Reducing Game Times Is Huge Challenge 0

By LOU PAVLOVICH, JR.
Editor/Collegiate Baseball

NASHVILLE, Tenn. — Don’t tell me that the time of baseball games can’t be shortened.

Five years ago, Steve Moyer of the Wall Street Journal wrote a fascinating story about the actual time of action in a Major League game.

He discovered that in a typical 3-hour ball game, there will be 17 minutes and 58 seconds of actual action.

The other 2 hours and 42 minutes — or 90 percent of the game — is non-action related.

With this being said, why can’t baseball games be shorter in time?

The 2017 College World Series saw an average game time of 3:25 over 16 games, the second highest average in the 71-year history of the event.

Only the 2009 CWS saw a higher game time average of 3:38.

In 13 of the last 14 College World Series, the average game time of all games has been 3:16. The only outlier was 2012 when CWS games averaged 2:54.

Over the last 36 years, there have been no CWS games under two hours. Yet there have been 22 games over four hours.

According to Ben Brownlee, Assistant Director of Championships and Alliances with the NCAA, the NCAA Baseball Rules Committee has never studied the real time of action during play.

“From a playing rules perspective, we have only utilized the duration or length of a game submitted in the stat files to study pace of play,” said Brownlee.

He said that the Baseball Rules Committee approved an experimental rule request from the Big 12 Conference during its September teleconference that allows schools from this league to have a 15-second clock with no runners on base during conference games only this season.

Currently the NCAA rule is that a pitch must be thrown within 20 seconds with no runners on base.

“Violations of the 15-second clock will be the same as the current 20-second clock rule (Appendix F).

“They (Big 12 Conference) will be reporting the length of game difference between conference and non-conference games to the NCAA Baseball Rules Committee to provide additional context for potential rules changes in the future.”

Brownlee added that another time saving study is being done this season involving conference games only in the Southeastern Conference and Atlantic Coast Conference.

Certain teams, but not all, are utilizing experimental wireless communication devices. The catcher wears an ear piece which will link up with a wireless device that the pitching coach can speak into.

The coach will tell the catcher what pitch to throw and what location. The catcher has no way of electronically communicating back to the coach. No data from the Big 12, SEC or ACC is available yet.

Pace Of Play Committee
A 7-member Pace of Play Committee was started in December of 2016 by the American Baseball Coaches Association and is chaired by Tim Corbin of Vanderbilt.

“Pace of play is certainly something that everyone in college baseball is concerned with,” said Corbin.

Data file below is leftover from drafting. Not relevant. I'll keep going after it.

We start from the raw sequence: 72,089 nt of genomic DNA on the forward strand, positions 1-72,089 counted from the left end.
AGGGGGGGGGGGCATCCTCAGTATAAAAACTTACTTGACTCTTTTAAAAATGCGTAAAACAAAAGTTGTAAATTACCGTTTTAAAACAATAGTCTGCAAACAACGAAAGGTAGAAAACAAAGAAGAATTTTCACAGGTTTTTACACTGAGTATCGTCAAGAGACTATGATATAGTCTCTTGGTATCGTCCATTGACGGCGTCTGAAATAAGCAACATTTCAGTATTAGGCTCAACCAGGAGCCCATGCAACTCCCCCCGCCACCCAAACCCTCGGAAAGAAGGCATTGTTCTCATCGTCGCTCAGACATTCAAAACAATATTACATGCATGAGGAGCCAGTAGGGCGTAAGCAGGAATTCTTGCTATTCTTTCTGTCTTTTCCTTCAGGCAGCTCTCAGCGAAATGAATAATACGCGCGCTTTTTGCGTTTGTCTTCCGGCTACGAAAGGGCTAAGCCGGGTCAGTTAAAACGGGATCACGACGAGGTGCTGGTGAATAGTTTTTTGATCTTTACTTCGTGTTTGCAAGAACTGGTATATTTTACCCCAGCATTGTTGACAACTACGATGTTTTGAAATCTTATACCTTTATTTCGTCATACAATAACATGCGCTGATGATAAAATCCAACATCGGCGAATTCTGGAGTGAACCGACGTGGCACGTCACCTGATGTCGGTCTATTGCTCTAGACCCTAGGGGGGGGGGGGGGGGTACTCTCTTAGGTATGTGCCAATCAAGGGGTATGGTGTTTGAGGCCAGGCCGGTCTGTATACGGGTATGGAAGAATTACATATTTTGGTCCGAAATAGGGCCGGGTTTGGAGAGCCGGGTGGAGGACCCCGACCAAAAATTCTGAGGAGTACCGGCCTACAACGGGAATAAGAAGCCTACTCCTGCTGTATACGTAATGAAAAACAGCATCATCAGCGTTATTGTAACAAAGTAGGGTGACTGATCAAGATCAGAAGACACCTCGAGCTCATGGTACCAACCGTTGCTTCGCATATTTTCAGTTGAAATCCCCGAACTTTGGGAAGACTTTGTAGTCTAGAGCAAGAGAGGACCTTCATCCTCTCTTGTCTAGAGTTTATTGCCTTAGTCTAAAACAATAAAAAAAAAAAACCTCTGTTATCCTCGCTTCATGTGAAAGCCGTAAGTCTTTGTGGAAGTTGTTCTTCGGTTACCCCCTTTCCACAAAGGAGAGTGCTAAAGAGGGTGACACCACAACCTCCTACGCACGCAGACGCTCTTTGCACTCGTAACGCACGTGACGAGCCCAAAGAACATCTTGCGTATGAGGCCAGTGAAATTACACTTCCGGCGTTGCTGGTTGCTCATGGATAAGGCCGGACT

“We are looking at the components and actions of what transpires in games.

“During our first meeting on Dec. 14, 2016, the first thing we talked about was not changing the strategy of the game or take away the core elements that make our game so good.

“The length of games is certainly a concern especially when you start looking at it from a consumer standpoint whether watching on TV or paying for a ticket to attend.

“We are concerned with the pace of the action in games as well. We would like to remove the dead pockets which stop the flow of the game and manage times more efficiently in games as well.

“The one area we saw that is problematic is defensive timeouts. You will see infielders call time to talk to pitchers or stall so a pitcher has a bit more time to warm up. We discussed ways to reduce time within the game to make games shorter. So we would like to study the number of mound visits on defense and timeouts on defense that take place.

“We also are looking at the transition time when a new pitcher comes into the game as the action is stopped with runners on base as well as the time between pitches and the batter staying in the box.

“We also are looking at possibly limiting the time between pitches in games.

“Also being looked at are the number of mound visits during a game and timeouts in a game a team has.”

 “We won’t make any final decisions until we receive full input from college coaches across the nation. But we are identifying areas where we can reduce the times of games. We want to keep an open mind on all of these areas, but we don’t want to harm the great game we have either.”

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The rest of the article explains other areas that are being studied to speed up games and what the largest area of inaction is during games which will surprise many.